Capak on Vaccination Plan in Croatia: It Won’t Be Mandatory, But Masks Will

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Vaccination plan in Croatia
Vaccination plan in Croatia

December 4, 2020 – At today’s press conference of the National Civil Protection Headquarters, Krunoslav Capak, director of the Croatian Institute for Public Health, presented the vaccination plan in Croatia.

Capak said that the EU had opened negotiations with six manufacturers in the first phase and that the first agreement Croatia had received was the AstraZeneca agreement. From this manufacturer, 3.6 million doses of vaccine were ordered, but due to the huge interest of other EU countries, Croatia received 2.7 million doses, so the remaining 900,000 doses were ordered from Johnson & Johnson.

After that, one million doses were ordered from Pfizer and Moderna, and 300,000 doses from CureVac.

“Croatia has ordered 5.6 million vaccine doses from various manufacturers, and we have received an offer from the company that will register it at the end of 2021. We will take smaller quantities from them in case this is a seasonal vaccine,” Capak said.

Pfizer’s vaccine could be registered by December 29, registration of the Moderna vaccine is expected in early January, so it is likely that these vaccines will be the first to be vaccinated in Croatia, as the Oxford (AstraZeneca) vaccine is expected later in the first quarter of next year, said Capak.

Vaccination free and voluntary, masks still mandatory

“We’ve made a vaccination plan. It has all the elements except the distribution date and quantity, that’s what we don’t know yet. Pfizer has announced that the first round that comes to us will contain 125,000 doses. If it’s a quarterly delivery, we’ll be able to vaccinate 62,500 people. If there is a monthly delivery, then we will be able to vaccinate 125,000 people,” said Capak, adding that the priority people are the sick, people in health care, users and staff of nursing homes. After that, the vaccine will be offered to all other residents.

“We calculate that 5.6 million doses will be enough for everyone who wants to be vaccinated. The vaccine will be free and voluntary, it will not be mandatory. But it would be good to vaccinate as many people as possible; it provides us with collective immunity,” said Capak, emphasizing that the era of not wearing masks will not begin with the vaccination itself.

“For a while, we will coexist with masks even though we have been vaccinated or got over it. When the numbers fall then we will reduce the obligation to wear masks,” Capak said.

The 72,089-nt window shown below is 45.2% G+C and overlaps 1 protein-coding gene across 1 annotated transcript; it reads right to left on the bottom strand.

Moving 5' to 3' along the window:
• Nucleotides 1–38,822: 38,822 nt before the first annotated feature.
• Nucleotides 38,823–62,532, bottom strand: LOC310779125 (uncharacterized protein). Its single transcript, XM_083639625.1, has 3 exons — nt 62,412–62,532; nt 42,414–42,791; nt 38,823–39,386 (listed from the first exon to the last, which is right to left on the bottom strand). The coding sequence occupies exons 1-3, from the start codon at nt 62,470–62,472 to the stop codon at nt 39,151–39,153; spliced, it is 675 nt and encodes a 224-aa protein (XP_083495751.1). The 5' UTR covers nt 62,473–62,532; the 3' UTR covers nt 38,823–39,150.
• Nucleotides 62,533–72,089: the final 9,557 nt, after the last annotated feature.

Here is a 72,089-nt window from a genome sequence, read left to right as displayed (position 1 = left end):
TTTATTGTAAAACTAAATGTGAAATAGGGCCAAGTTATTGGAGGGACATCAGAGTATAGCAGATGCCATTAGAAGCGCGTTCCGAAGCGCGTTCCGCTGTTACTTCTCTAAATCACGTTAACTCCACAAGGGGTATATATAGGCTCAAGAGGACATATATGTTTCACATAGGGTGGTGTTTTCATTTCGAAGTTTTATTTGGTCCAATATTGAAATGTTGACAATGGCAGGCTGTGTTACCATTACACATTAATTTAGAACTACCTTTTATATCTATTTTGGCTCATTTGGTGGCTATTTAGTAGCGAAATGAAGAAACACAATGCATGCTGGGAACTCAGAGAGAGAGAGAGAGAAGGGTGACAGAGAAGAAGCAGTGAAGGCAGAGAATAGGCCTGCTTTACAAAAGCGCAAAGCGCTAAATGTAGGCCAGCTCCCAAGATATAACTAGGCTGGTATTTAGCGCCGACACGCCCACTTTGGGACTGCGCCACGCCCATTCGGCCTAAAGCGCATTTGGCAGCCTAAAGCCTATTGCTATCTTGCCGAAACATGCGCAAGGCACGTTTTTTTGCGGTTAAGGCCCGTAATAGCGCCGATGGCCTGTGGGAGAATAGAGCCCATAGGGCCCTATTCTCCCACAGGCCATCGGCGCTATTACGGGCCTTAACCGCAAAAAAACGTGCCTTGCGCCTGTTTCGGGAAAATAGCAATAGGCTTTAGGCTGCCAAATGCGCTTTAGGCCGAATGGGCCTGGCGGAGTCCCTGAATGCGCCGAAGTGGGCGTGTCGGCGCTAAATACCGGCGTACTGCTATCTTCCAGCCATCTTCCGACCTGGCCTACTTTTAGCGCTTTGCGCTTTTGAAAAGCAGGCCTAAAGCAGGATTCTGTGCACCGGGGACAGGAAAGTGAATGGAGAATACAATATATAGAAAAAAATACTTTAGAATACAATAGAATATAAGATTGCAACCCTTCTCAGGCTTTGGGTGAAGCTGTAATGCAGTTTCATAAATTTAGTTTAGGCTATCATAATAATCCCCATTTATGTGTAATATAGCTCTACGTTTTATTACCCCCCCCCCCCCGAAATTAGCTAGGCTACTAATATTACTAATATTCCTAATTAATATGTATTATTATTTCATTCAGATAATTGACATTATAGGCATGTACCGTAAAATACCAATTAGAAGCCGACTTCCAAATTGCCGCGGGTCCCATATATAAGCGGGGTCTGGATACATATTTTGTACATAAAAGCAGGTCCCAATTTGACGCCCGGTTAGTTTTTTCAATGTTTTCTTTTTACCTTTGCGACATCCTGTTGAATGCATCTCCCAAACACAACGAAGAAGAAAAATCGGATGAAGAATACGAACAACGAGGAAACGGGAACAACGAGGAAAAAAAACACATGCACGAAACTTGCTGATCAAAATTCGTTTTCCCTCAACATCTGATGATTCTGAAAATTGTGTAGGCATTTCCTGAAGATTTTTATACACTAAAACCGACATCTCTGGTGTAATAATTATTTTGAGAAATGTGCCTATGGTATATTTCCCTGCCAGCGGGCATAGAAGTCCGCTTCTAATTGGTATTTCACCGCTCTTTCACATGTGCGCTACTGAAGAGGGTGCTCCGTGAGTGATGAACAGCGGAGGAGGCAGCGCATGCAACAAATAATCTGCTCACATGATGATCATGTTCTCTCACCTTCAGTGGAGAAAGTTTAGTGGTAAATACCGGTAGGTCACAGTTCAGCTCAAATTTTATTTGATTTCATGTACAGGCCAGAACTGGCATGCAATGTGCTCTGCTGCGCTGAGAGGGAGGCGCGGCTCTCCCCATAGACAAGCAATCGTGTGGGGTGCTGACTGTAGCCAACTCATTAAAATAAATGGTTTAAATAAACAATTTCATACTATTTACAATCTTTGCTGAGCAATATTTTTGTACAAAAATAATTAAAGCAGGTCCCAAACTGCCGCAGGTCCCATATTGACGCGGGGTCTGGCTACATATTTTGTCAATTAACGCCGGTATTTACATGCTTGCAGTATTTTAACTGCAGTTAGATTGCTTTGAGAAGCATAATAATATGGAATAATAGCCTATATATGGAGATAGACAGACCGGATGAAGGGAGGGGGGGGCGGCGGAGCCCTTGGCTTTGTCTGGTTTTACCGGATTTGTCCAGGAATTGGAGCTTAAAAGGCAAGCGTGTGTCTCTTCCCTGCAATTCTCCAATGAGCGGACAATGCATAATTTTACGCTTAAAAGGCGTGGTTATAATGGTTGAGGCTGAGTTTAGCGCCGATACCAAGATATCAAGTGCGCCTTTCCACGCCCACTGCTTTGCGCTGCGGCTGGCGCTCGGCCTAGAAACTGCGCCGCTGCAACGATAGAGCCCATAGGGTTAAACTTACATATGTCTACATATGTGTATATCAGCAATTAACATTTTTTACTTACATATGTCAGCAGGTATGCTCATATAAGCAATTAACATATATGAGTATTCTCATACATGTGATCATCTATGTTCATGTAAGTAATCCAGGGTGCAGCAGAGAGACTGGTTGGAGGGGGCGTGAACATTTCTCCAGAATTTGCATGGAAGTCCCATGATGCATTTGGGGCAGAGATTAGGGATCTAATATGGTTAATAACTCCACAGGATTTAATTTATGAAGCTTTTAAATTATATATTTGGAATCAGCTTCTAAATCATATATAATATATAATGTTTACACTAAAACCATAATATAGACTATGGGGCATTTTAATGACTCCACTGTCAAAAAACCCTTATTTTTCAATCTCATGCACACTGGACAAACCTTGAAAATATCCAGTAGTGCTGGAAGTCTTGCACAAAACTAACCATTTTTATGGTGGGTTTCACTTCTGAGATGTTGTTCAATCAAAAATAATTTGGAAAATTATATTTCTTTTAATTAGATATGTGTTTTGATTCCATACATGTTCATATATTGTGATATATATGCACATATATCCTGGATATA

The importance of informing about vaccination

“All vaccines recommend two doses. The second dose follows three or four weeks after the first. In the implementation, we took a model of how we do it for the flu. The county public health institutes will vaccinate with the help of other colleagues,” he says.

Also, Capak added that it is very important to inform citizens truthfully and accurately, so the Government will hold a series of expert conferences to promote the importance of vaccination.

“In the fight against anti-vaccines, it is important to accurately inform citizens, and we are already doing that. The government will run an additional campaign, there will be a series of professional and scientific conferences, experts will talk about the vaccine and effectiveness. We will promote the importance of vaccination through the media and other means of communication and we think it is very important to emphasize in this campaign that vaccination protects not only ourselves but also others. It is a matter of social responsibility and solidarity with those most vulnerable from a coronavirus infection,” Capak said.

He added that no one even talked about compulsory vaccination.

“I will definitely get vaccinated and I offer you to record it when the vaccine comes to Croatia,” Capak promised reporters and was joined by other members Davor Bozinović, Alemka Markotić, and Vili Beroš.

“It is said that this is the fastest developed vaccine in history. That is true, but one should know the fact that from the beginning it was obvious that the cure would be difficult to find. Therefore, large funds were quickly invested in vaccine research and production,” Capak said in the introduction of the conference.

Sources: Hina,

To read more news about coronavirus in Croatia, follow our dedicated page.


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